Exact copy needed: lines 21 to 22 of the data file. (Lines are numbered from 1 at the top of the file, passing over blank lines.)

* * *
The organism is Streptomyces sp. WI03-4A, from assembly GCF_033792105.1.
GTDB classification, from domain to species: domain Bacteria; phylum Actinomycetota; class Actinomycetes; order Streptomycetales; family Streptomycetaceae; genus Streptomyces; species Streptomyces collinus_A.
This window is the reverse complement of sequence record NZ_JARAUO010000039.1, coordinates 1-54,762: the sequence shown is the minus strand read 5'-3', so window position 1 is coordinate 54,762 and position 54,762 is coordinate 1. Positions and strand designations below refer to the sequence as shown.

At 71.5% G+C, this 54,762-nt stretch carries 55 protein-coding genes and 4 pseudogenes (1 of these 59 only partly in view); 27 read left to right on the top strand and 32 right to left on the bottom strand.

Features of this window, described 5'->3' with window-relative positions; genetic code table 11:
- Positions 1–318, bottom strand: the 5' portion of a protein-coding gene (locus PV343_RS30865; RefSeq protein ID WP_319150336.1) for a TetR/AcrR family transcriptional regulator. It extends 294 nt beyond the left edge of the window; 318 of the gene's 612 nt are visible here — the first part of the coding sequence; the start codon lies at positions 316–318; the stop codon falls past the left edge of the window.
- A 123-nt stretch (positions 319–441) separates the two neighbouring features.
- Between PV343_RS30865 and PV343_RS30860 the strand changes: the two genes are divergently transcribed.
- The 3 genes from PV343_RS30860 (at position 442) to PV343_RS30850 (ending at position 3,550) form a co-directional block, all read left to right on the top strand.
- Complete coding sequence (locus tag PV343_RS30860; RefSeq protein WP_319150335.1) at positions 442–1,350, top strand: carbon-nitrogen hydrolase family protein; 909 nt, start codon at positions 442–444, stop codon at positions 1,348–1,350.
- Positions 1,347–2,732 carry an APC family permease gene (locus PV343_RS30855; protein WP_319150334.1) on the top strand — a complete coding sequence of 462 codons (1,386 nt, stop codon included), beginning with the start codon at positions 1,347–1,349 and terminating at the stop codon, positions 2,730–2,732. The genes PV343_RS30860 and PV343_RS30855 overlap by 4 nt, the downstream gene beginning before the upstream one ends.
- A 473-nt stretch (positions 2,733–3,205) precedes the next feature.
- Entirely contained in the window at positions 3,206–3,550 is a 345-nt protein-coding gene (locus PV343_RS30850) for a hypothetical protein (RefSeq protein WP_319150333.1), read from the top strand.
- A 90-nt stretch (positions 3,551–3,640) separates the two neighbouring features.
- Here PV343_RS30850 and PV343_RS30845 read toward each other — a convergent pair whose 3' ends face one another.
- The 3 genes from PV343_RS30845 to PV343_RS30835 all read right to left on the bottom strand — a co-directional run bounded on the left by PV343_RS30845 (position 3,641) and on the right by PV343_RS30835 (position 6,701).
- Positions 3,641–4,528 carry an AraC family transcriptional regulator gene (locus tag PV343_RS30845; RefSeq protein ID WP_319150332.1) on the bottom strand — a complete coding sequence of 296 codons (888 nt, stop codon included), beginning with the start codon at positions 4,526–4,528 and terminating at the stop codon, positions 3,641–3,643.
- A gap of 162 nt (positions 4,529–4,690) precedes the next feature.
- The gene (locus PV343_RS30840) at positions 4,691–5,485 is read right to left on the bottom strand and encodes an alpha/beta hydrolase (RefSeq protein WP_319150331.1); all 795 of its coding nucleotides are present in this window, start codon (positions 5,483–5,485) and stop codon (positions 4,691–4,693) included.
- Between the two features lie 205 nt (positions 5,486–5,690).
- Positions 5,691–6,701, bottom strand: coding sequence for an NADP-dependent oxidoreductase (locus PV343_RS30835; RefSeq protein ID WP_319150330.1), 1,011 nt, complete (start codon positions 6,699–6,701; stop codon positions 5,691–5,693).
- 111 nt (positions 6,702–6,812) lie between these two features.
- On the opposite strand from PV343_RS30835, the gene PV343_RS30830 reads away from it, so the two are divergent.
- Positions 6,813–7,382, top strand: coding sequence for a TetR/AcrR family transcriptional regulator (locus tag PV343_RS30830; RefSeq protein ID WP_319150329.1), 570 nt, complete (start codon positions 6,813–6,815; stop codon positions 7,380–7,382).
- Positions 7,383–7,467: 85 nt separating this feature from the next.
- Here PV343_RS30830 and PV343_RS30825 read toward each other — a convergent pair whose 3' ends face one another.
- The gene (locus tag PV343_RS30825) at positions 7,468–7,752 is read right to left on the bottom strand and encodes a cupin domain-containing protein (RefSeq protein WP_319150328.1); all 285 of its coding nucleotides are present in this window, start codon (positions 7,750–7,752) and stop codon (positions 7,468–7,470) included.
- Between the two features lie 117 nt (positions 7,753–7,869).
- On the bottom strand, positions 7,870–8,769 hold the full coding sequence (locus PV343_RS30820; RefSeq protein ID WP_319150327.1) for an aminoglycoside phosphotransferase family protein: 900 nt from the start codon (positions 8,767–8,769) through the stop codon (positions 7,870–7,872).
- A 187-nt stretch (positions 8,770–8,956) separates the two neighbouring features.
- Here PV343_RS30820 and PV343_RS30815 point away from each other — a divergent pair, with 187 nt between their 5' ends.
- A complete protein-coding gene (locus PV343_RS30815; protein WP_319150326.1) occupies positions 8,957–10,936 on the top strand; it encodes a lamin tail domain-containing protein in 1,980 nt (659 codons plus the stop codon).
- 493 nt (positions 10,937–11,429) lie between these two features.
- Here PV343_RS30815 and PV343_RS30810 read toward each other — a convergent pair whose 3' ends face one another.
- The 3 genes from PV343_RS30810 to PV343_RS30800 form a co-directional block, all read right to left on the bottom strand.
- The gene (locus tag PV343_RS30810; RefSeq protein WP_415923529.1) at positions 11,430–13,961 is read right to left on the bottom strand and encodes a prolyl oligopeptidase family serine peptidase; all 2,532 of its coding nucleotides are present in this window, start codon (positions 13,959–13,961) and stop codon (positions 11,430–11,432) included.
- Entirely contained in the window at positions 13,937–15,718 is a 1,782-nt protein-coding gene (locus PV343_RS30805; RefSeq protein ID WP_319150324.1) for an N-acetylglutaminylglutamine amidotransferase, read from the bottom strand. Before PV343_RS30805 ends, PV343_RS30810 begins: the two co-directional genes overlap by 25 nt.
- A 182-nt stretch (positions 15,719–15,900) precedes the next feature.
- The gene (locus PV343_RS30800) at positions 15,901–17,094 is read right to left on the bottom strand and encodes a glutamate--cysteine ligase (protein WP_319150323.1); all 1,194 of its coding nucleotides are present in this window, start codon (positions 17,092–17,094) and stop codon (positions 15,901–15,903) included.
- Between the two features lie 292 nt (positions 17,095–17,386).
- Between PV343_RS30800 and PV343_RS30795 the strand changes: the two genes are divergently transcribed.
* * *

- Positions 5,691–6,701, bottom strand: coding sequence for an NADP-dependent oxidoreductase (locus PV343_RS30835; RefSeq protein ID WP_319150330.1), 1,011 nt, complete (start codon positions 6,699–6,701; stop codon positions 5,691–5,693).
- 111 nt (positions 6,702–6,812) lie between these two features.